According to UP, because the disputed language applies generally to TIH shipments moving over UP lines in common carrier service, other persons may wish to comment on the issues in this proceeding. UP contends that its dispute with Olin/SunBelt presents important questions about what constitutes a reasonable request for service involving transportation of TIH under 49 U.S.C. § 11101(a) and what rules and practices a rail carrier can reasonably establish in its response to a request to transport TIH under 49 U.S.C. § 10702.
Norfolk Southern Railway Company (NSR) filed a notice of intent to participate on May 5, 2011. Canadian Pacific Railway Company (CP) filed a statement in support of the petition on May 13, 2011.
On May 17, 2011, replies opposing UP’s petition were filed by Olin/SunBelt, Dyno Nobel, Inc. (DNI), and (jointly) The Fertilizer Institute (TFI), CI, and ACC (collectively, shippers).
Shippers argue that UP is seeking approval of generalized indemnity language, which would effectively approve such indemnities for other railroads. They assert that the requested declaratory order would be, in effect, the same type of abstract policy statement that the Board declined to issue in Docket No. EP 677 (Sub-No. 1). According to TFI, CI, and ACC, UP has alleged only a threat by Olin/SunBelt to commence litigation, which does not present a concrete dispute. Without a formal complaint against UP’s tariff, these shippers argue, UP’s petition seeks only an advisory opinion. Shippers also assert that the threshold issue is whether an indemnification provision is enforceable under state tort law, which is not within the Board’s jurisdiction. Thus, shippers argue that a declaratory order would not resolve an actual case or controversy.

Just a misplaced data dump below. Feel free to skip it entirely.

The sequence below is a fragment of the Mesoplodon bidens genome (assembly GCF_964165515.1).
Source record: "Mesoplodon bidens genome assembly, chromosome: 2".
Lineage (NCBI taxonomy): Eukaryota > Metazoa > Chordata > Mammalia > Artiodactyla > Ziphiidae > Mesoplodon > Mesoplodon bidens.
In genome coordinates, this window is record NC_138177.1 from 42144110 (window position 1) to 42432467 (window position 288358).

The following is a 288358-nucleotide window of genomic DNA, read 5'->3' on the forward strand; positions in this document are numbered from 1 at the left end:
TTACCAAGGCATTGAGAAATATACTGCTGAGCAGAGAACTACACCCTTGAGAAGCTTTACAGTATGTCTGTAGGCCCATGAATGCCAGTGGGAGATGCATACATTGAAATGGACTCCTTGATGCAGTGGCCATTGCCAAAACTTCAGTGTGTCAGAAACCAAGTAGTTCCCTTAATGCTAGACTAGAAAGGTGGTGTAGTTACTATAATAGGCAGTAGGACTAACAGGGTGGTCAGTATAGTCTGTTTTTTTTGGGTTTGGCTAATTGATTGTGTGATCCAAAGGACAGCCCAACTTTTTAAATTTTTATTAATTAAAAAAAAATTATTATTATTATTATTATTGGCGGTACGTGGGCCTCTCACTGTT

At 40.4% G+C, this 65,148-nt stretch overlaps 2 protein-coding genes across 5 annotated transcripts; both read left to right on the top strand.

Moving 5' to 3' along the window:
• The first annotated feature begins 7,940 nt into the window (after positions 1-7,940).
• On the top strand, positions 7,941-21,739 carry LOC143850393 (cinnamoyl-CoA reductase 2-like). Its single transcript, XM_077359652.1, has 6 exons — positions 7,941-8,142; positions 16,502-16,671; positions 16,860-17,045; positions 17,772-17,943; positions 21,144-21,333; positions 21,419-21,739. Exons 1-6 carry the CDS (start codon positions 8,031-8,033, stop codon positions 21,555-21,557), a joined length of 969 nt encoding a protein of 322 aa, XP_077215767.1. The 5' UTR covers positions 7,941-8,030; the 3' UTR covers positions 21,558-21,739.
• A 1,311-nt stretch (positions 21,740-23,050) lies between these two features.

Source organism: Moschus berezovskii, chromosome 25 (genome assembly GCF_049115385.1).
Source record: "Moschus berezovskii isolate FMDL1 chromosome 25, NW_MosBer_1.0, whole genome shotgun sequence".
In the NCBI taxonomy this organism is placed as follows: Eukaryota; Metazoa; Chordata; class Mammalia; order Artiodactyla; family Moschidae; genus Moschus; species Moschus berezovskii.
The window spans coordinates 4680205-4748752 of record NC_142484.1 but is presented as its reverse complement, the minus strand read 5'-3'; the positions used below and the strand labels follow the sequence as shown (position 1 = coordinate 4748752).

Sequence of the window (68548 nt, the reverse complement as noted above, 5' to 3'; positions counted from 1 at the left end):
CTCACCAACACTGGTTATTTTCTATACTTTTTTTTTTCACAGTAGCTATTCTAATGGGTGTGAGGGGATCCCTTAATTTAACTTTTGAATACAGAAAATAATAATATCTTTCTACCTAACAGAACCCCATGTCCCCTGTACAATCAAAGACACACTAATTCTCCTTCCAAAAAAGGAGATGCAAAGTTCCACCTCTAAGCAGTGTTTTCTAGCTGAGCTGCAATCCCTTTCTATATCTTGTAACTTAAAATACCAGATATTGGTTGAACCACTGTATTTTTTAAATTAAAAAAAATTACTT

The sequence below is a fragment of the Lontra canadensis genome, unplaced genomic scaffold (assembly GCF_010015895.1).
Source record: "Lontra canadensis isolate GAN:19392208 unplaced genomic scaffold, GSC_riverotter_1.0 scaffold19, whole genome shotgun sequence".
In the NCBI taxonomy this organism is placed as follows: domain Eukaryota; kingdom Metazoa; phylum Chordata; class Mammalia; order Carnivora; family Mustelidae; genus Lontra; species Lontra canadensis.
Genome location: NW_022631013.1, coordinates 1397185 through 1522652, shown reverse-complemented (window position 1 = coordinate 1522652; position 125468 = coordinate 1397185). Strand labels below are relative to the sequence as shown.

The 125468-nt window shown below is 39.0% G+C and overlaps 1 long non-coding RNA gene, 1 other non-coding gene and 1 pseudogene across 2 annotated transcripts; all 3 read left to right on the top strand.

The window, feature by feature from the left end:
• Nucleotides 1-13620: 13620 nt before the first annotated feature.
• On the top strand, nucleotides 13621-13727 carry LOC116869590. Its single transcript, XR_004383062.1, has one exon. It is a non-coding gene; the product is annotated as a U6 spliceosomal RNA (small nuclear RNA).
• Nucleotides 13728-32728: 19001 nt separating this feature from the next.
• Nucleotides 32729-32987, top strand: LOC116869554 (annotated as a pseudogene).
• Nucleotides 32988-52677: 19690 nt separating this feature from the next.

DNI further contends that the order requested by UP could have serious consequences, because railroads, and not shippers, have exclusive control over their systems, and obtaining insurance against TIH-related liabilities would be difficult for shippers. In DNI’s view, traditional arrangements allocating liability to the carrier or the shipper based on fault have served railroads and their customers well, and they have not resulted in any “staggering liability” on rail carriers.
DISCUSSION AND CONCLUSIONS
Under the Administrative Procedure Act, 5 U.S.C. § 554(e), and 49 U.S.C. § 721, the Board may issue a declaratory order to terminate a controversy or remove uncertainty in a matter related to the Board’s subject matter jurisdiction. We have broad discretion to determine whether to issue a declaratory order. See Bos. & Me. Corp. v. Town of Ayer, 330 F.3d 12, 14 n.2 (1st Cir. 2003); Intercity Transp. Co. v. United States, 737 F.2d 103 (D.C. Cir. 1984); Delegation of Auth.—Declaratory Order Proceedings, 5 I.C.C.2d 675 (1989). It is appropriate here to institute a declaratory order proceeding to remove the uncertainty raised in UP’s petition regarding the reasonableness of its tariff provisions under 49 U.S.C. § 10702 and 49 U.S.C. § 11101(a).
According to shippers, this case lacks a sufficiently active controversy to support the institution of a declaratory order proceeding because shippers have declined thus far to bring a complaint challenging UP’s tariff provisions. The declaratory order process, though, is not limited to terminating controversies; it is also available to remove uncertainty. Moreover, this procedure is available to carriers as well as shippers. Here, UP has raised uncertainty regarding the reasonableness of its tariff provisions, an issue of significance to the railroad and its shippers. Resolving such an uncertainty is an appropriate use of the declaratory order process. See 5 U.S.C. § 554(e).